Chris Kasper | via Facebook.com/ChrisKasperMusic

Philly singer-songwriter Chris Kasper has embarked on a unique, collaborative project with Philly dance company BalletX for seven shows from July 8-12 at The Wilma Theater, where he’ll perform tracks off of 2013′s folk/soul Bagabones - tied into the residency is his Indiegogo campaign to create a music video with BalletX for the track “Raven and the Rose” and a spring tour in support of it, which kicks off tonight at Ballet X’s spring preview premiere party. Continue reading →

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Hear archival interviews with Joni Mitchell and Tom Rush on last night’s Folk Show with Gene Shay

Joni Mitchell
Joni Mitchell

Last night on WXPN, long time Folk Show host Gene Shay began his final run behind the mic with a dip into his archives as well as a showcase of the present-day folk world. The show included a live session from long-running West Chester trio Mason Porter, as well as a revisit of sessions with Tom Rush from 1994 and 2001. In addition, Shay dug into his archives for a 1967 interview with Joni Mitchell, originally broadcast on WMMR. Continue reading →

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Folkadelphia Session: Mason Porter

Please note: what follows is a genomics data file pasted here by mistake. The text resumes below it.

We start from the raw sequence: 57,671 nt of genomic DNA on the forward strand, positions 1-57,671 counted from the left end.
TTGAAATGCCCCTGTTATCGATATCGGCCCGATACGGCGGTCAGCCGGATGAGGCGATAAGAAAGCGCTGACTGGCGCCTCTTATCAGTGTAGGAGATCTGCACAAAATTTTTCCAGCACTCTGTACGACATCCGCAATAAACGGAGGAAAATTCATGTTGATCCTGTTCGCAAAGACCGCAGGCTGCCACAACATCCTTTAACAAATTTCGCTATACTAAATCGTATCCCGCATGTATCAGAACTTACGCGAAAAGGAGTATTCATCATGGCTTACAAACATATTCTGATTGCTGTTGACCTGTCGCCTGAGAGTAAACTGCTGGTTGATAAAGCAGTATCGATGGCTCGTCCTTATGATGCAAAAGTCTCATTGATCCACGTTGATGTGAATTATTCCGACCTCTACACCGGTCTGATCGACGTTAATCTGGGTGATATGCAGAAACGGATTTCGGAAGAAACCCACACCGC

What continues to make West Chester, PA’s Mason Porter a force to be reckoned with in the Americana and roots community, especially regionally, is the intimacy that they bring to each song. Whether it is in live performance, on record (like their latest Home For The Harvest), or, now, with their Folkadelphia Session, the trio of Joe D’Amico, Tim Celfo, and Paul Wilkinson have an uncanny ability to draw the listener in and keep them close. I can only think that this magical power is the result of a strong and long-standing chemistry between the members. Heck, we know they can all play their instruments and yes, that’s terribly important. They harmonize like the bee’s knees too. But it’s that extra something something that only comes about after years of meshing together that pushes their”good” to “great.” Can we also talk about how tight these guys are when they perform? Beyond chemistry, Mason Porter comes prepared. Folks like to throw around the word “simplistic” to classify MP’s brand of stripped back Americana. Do not fool yourself into thinking that simplicity implies a lack of imagination, passion, energy, or playing chops. Simplicity mean preparedness; this music only works because the trio is locked in the groove, dialed in, and firing on all cylinders – but, you know, simplistically, acoustically, and intimately.